Whether a hidden recording is admissible in court centers on several factors, Dugan said. First, if the doctor admitted fault for a medical outcome on the tape. Secondly, if the plaintiffs can prove the recording has not been manipulated.

"The judge is faced with the difficult issue of, 'Should this private recording go before the jury?' It's a tough call," Dugan said. "Technically, if [the tape] is properly authenticated, and the doctor made an admission on the tape, it could possibly come into evidence."

The issue becomes more challenging if the recording captures only part of a discussion or office visit.

"Everything has to be taken in context," Balow said. "If you take things out of context and only record what you want, or only play what you want, the conversation becomes something of another flavor."

If physicians are concerned about patients or family members recording visits, one strategy is to create an office policy preventing recording devices, said Frank B. O'Neil, a spokesman for the national medical liability carrier ProAssurance Corp. Like any rule, doctors should visibly post the policy in their office and make sure patients take note, he said. The policy should be explicitly stated so that patients aren't surprised if the issue comes up.

"If you're not comfortable with it, you should have a policy you can point to," he said.

Recordings can have benefits

More doctors are facing requests by patients who want to record office visit details, O'Neil said. Some physicians believe allowing a patient to record a conversation or a set of instructions is helpful, he said.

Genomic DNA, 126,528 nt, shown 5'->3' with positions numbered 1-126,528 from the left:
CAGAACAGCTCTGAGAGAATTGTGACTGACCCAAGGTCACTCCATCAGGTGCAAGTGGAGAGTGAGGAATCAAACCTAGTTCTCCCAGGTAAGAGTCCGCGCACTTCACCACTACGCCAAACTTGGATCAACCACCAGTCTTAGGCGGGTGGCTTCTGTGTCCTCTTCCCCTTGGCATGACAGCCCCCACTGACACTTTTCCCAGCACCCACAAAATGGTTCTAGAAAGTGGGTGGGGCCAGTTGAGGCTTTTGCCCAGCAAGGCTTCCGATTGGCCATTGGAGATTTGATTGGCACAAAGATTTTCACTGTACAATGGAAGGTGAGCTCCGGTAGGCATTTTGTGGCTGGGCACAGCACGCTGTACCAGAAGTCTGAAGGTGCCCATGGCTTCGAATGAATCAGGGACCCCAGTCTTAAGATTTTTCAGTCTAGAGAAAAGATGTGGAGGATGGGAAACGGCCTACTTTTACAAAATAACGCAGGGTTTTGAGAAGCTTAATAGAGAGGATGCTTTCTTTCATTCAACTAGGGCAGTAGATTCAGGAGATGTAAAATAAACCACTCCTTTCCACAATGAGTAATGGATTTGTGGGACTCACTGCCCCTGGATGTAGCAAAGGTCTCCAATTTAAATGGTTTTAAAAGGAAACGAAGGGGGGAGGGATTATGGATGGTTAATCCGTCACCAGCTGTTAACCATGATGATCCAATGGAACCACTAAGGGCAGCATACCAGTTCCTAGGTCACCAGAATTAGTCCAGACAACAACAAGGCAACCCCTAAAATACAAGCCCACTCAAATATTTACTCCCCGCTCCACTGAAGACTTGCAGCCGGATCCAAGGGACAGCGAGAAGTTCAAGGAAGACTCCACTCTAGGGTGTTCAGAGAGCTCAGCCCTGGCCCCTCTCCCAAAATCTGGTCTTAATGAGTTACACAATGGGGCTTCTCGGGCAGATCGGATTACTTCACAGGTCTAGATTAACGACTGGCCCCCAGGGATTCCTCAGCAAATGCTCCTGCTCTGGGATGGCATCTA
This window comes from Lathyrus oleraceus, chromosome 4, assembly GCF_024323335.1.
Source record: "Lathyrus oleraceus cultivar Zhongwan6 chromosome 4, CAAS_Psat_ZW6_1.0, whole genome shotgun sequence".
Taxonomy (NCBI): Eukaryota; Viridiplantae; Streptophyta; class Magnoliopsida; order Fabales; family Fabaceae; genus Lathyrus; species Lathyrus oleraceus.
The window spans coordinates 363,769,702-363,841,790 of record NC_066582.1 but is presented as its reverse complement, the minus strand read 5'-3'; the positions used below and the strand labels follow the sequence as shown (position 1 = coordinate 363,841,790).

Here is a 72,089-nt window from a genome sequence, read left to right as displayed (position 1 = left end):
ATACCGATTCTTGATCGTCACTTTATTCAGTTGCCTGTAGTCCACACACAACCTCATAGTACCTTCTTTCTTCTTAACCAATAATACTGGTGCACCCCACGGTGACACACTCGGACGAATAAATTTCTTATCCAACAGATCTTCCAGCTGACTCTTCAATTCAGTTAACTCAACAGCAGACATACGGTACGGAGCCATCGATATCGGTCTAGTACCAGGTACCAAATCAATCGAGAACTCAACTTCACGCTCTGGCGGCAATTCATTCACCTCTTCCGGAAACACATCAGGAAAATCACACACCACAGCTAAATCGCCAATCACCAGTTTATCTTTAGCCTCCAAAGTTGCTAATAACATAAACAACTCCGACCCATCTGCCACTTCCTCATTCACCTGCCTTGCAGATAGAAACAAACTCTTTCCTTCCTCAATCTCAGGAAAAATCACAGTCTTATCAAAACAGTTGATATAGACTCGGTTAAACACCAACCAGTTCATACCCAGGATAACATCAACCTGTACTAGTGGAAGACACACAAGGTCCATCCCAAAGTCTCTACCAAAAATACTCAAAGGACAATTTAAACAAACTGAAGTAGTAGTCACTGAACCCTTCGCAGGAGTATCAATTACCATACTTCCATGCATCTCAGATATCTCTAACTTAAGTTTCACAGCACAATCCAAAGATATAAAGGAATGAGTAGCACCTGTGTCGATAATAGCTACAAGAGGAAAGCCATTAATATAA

"A lot of it would depend on the specialty," he said. "If you're dealing with an aging population, and there is not an adult child there who can act as their advocate," recording a visit might be beneficial.

Taping medical advice allows for better patient compliance, said family medicine specialist Carolyn J. Oliver, MD, founder of the nonprofit Cautious Patient Foundation, which advocates for patients.

Dr. Oliver said patients forget between 30% and 70% of what their doctor tells them within minutes of leaving the office.

Her foundation in December 2011 launched a project called "Your Doctor's Advice," which provides a cellphone application that records doctors' visits. Patients can ask physicians to repeat medical instructions at the end of a visit, or the patient can repeat the advice into the cellphone recorder. The recording is transferred to the patient's computer to replay at home. The recording also can be shared with relatives.

"The ultimate goal is to take the scientific evidence we have that patients only remember 60% of what [doctors] say and make it into something that patients can actually take home, so that their diseases get better," she said.

The foundation's project is being used as a pilot program at the University of Texas Medical Branch in Galveston, where Dr. Oliver is founder of the Oliver Center of Patient Safety and Quality Healthcare. The cellphone code also is available to patients from a foundation website.

Dr. Oliver said most doctors are hesitant to allow recording devices into their offices, but she believes that will change. The "Your Doctor's Advice" project has been approved by UTMB's legal affairs department, and creators of the project do not believe the recordings pose liability risks for doctors, said Dr. Oliver, who also is an attorney.

"Most doctors are very cautious and think everything will make them liable," she said. "Doctors are known for not liking change. But I think if doctors understand how many [patients] don't remember [medical advice], the majority of good doctors will embrace this."

Alicia Gallegos covered legal, antitrust, fraud and liability issues during 2010-13. Connect with the columnist: @legal_med  —